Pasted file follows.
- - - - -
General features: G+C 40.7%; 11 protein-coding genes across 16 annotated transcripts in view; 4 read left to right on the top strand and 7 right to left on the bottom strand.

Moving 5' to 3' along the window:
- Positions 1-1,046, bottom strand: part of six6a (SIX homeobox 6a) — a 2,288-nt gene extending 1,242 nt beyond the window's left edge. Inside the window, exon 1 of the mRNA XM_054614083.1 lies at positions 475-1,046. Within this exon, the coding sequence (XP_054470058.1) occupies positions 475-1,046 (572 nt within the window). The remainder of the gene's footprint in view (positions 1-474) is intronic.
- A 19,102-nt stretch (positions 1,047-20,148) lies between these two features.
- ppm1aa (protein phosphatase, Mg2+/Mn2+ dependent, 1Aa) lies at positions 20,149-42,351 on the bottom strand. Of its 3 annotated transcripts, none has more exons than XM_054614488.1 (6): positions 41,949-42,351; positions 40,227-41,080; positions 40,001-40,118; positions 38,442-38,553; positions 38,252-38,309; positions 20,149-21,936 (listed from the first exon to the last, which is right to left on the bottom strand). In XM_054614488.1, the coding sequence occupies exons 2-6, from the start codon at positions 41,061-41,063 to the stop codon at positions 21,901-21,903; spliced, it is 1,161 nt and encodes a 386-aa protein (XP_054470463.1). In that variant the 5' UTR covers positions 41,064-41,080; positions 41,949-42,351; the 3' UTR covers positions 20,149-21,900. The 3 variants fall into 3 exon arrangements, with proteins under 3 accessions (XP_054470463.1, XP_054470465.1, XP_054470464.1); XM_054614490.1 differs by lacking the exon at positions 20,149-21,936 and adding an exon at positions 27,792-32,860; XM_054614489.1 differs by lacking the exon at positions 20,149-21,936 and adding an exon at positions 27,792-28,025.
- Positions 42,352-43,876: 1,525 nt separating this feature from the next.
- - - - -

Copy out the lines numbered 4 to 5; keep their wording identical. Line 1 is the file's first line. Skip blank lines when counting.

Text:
- A 19,102-nt stretch (positions 1,047-20,148) lies between these two features.
- ppm1aa (protein phosphatase, Mg2+/Mn2+ dependent, 1Aa) lies at positions 20,149-42,351 on the bottom strand. Of its 3 annotated transcripts, none has more exons than XM_054614488.1 (6): positions 41,949-42,351; positions 40,227-41,080; positions 40,001-40,118; positions 38,442-38,553; positions 38,252-38,309; positions 20,149-21,936 (listed from the first exon to the last, which is right to left on the bottom strand). In XM_054614488.1, the coding sequence occupies exons 2-6, from the start codon at positions 41,061-41,063 to the stop codon at positions 21,901-21,903; spliced, it is 1,161 nt and encodes a 386-aa protein (XP_054470463.1). In that variant the 5' UTR covers positions 41,064-41,080; positions 41,949-42,351; the 3' UTR covers positions 20,149-21,900. The 3 variants fall into 3 exon arrangements, with proteins under 3 accessions (XP_054470463.1, XP_054470465.1, XP_054470464.1); XM_054614490.1 differs by lacking the exon at positions 20,149-21,936 and adding an exon at positions 27,792-32,860; XM_054614489.1 differs by lacking the exon at positions 20,149-21,936 and adding an exon at positions 27,792-28,025.